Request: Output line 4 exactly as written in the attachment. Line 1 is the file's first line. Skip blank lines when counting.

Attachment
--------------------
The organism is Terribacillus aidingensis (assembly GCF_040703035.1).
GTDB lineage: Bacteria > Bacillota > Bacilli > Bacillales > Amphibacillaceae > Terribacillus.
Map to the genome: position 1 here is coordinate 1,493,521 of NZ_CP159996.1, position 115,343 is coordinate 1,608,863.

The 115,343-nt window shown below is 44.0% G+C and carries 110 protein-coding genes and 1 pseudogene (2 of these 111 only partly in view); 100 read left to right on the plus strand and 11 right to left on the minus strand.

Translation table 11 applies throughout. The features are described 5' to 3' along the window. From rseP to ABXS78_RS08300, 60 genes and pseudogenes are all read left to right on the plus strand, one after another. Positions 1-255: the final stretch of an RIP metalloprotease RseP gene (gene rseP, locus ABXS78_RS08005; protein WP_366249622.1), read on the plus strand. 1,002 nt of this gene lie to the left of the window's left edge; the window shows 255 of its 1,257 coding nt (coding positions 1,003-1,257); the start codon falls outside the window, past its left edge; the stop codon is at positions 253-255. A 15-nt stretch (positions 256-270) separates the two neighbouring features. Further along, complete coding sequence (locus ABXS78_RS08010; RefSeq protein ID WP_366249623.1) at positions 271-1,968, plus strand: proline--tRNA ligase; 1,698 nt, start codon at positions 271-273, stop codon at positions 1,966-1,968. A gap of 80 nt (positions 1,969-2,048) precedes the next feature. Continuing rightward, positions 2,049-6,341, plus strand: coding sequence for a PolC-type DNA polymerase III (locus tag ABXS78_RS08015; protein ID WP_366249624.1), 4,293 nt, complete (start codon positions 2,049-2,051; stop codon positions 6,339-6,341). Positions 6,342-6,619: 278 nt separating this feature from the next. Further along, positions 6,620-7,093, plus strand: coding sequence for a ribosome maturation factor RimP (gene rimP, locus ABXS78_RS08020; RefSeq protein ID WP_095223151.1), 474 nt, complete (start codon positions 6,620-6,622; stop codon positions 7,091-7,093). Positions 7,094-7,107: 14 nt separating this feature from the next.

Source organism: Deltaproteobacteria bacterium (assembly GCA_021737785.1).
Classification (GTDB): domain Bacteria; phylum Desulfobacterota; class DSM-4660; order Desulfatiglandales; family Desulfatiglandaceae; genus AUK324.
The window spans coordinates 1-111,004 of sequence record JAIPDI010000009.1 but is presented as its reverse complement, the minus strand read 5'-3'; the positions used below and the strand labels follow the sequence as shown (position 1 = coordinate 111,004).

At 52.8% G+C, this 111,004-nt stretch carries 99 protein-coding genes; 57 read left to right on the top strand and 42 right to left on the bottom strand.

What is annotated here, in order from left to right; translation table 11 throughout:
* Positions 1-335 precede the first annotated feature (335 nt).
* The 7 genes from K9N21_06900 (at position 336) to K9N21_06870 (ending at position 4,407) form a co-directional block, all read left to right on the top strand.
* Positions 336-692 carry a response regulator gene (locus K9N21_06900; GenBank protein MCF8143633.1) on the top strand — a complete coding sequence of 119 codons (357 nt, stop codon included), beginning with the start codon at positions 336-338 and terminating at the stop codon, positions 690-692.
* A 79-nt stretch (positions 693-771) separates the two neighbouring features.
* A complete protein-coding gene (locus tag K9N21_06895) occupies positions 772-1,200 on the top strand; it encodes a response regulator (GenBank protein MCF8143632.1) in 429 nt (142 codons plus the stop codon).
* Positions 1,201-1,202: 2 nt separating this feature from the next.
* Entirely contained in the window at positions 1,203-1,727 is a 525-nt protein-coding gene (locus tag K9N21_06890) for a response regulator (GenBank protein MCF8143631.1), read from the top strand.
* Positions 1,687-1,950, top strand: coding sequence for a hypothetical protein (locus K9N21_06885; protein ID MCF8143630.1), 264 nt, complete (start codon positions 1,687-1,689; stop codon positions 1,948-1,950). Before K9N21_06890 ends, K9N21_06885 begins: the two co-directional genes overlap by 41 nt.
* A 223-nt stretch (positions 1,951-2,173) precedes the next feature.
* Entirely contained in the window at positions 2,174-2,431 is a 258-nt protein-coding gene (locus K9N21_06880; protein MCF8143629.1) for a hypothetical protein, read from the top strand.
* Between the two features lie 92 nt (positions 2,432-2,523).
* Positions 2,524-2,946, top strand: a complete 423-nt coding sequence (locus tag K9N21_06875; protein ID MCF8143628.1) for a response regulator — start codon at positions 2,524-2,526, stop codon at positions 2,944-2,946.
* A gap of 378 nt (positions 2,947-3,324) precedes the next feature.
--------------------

The 115,343-nt window shown below is 44.0% G+C and carries 110 protein-coding genes and 1 pseudogene (2 of these 111 only partly in view); 100 read left to right on the plus strand and 11 right to left on the minus strand.